Live Transfers

The transfer from Opener to Closer needs to be done smoothly and professionally! Once you have the call you should have an intro. For yourself that goes something like this…

“Hi (prospect) , this is (your name), I’m one of [FIRM’s] [senior consultants, attorneys, CPA’s, Enrolled Agents], and the reason (opener) transferred you to me is to take the conversation farther to see if we can be of service for you on the (tax issue) problems. OK? Now, as (opener) explained, [FIRM] specializes in resolving government tax lien problems for companies all across the country. Actually, we have clients in every state in America. Also, as you probably know we get the tax lien info from public record sources. Anyway, (opener’s) notes state that you owe the (IRS / State) approximately ($ amount) in back taxes: does that sound right?”

[Remember, you always want to be asking questions that either get you YES answers, or that ENGAGE the prospect in CONVERSATION.]

After receiving a YES answer, or engaging in conversation about the correct tax debt amount, continue with the script:

“What I need to … Continue reading

Can Tax Debtors Actually Afford Your Tax Services?

This is probably the most common question I get from CPA’s in particular. The key is collecting your retainer up front. If I know that a situation is going to take, say, $3,000 to resolve, then I tell the client that up front. I’ll let them pay on a retainer basis like a lawyer does in installments, but I insist on an up-front minimum of either 1/3 of what I expect the total to be, or $1,000, whichever is greater.

The next question that usually follows is this: These people and businesses owe back taxes, which implies they’re broke, so how do they pay you?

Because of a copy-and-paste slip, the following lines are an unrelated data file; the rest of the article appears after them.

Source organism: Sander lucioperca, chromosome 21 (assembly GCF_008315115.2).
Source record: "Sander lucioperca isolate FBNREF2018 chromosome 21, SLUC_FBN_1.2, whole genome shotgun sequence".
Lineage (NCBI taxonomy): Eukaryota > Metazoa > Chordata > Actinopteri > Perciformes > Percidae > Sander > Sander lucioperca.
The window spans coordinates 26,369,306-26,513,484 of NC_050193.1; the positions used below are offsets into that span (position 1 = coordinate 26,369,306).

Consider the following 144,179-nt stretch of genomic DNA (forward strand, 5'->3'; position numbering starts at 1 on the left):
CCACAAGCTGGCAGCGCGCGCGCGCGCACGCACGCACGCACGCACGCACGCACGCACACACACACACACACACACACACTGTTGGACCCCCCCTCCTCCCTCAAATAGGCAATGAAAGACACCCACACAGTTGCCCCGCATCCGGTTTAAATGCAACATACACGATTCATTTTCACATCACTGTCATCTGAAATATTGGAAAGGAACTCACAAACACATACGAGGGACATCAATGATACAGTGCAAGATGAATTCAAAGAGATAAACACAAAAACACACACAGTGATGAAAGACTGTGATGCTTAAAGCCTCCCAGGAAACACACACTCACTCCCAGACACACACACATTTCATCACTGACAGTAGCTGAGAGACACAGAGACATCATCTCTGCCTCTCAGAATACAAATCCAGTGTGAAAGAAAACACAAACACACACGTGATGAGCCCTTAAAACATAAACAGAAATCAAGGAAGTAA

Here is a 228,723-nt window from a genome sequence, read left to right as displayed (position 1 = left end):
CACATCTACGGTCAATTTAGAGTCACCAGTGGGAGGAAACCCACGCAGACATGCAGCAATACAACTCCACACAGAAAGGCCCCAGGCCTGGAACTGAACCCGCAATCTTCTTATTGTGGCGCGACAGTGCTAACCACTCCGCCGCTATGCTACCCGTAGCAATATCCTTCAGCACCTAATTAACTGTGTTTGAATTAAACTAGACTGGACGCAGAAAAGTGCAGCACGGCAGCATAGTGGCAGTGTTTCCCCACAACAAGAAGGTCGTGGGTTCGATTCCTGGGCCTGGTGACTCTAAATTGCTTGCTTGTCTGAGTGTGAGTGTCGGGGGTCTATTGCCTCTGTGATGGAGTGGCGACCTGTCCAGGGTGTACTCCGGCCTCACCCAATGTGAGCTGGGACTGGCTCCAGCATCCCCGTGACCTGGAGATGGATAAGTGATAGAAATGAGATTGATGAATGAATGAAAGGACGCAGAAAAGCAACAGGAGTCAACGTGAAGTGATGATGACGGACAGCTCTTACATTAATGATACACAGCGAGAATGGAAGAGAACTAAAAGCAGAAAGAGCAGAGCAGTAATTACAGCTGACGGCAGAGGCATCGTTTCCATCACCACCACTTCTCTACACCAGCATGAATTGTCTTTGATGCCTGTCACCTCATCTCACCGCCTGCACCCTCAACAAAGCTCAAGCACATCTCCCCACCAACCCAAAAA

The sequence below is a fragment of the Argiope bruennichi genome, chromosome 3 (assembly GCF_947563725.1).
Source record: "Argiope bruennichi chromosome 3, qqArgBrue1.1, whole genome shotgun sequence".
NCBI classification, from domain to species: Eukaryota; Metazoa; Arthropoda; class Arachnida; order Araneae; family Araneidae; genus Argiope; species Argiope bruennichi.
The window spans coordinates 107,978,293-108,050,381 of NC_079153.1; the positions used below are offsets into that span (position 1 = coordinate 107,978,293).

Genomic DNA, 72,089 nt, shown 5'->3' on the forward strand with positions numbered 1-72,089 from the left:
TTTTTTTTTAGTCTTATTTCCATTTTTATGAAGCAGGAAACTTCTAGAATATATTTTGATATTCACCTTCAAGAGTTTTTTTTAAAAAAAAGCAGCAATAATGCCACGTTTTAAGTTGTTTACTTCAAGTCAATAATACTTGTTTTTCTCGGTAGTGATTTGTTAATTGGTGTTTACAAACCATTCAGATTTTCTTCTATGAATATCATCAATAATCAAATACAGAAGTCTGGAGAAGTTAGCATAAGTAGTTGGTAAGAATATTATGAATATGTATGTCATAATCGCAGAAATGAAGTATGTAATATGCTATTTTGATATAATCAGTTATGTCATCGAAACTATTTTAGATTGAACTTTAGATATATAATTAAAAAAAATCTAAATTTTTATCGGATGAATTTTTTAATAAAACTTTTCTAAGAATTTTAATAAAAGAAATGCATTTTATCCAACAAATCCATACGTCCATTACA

This comes down to selecting those businesses and individuals with a high cash flow, so they CAN pay you. There’s a little trick for selecting the best leads to start with, actually.

Here’s the secret: The average 1040 tax debtor owes for 3 or 4 years worth, and the average business lien will cover a median of 4 quarters worth of 941 taxes. Knowing that, and knowing the tax rates, you can work backwards from the tax debt amount, make an assumption regarding the ratio of penalties/interest to tax, and arrive at roughly how much their AGI or quarterly payroll is.

Based on what you’re comfortable with, you can then set a criteria for whom to work with. If you are comfortable bringing on clients with a $40,000 per year income, then you can find the tax liens to mail to and call that have that income level, based on their tax debt amount. If you’d rather work with clients that have a minimum six figure income,
and therefore are more likely to be able to afford your services, then you select the appropriate tax debt minimum. A lot of $100k to $150k earners with insufficient withholding or estimated tax payments will accrue roughly $10k to $15k per year, plus maxing out penalties, then multiply by 3 years, gives you a minimum lien amount of about $40,000 if you want six figure earners.

Do note, however, that these tend to be more sophisticated consumers, and therefore require better marketing systems to get them to come on board clients.

The same applies to payroll tax debtors. The higher their payroll, obviously the greater the business cash flow. I have found 8 to 10 percent to be a good number to use as a rough average for withholding across employees, plus of … Continue reading